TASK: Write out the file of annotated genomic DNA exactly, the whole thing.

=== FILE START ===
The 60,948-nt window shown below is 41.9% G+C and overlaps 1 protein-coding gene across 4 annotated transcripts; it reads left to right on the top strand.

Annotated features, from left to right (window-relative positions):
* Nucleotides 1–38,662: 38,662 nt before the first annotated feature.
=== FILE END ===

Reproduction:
The 60,948-nt window shown below is 41.9% G+C and overlaps 1 protein-coding gene across 4 annotated transcripts; it reads left to right on the top strand.

Annotated features, from left to right (window-relative positions):
* Nucleotides 1–38,662: 38,662 nt before the first annotated feature.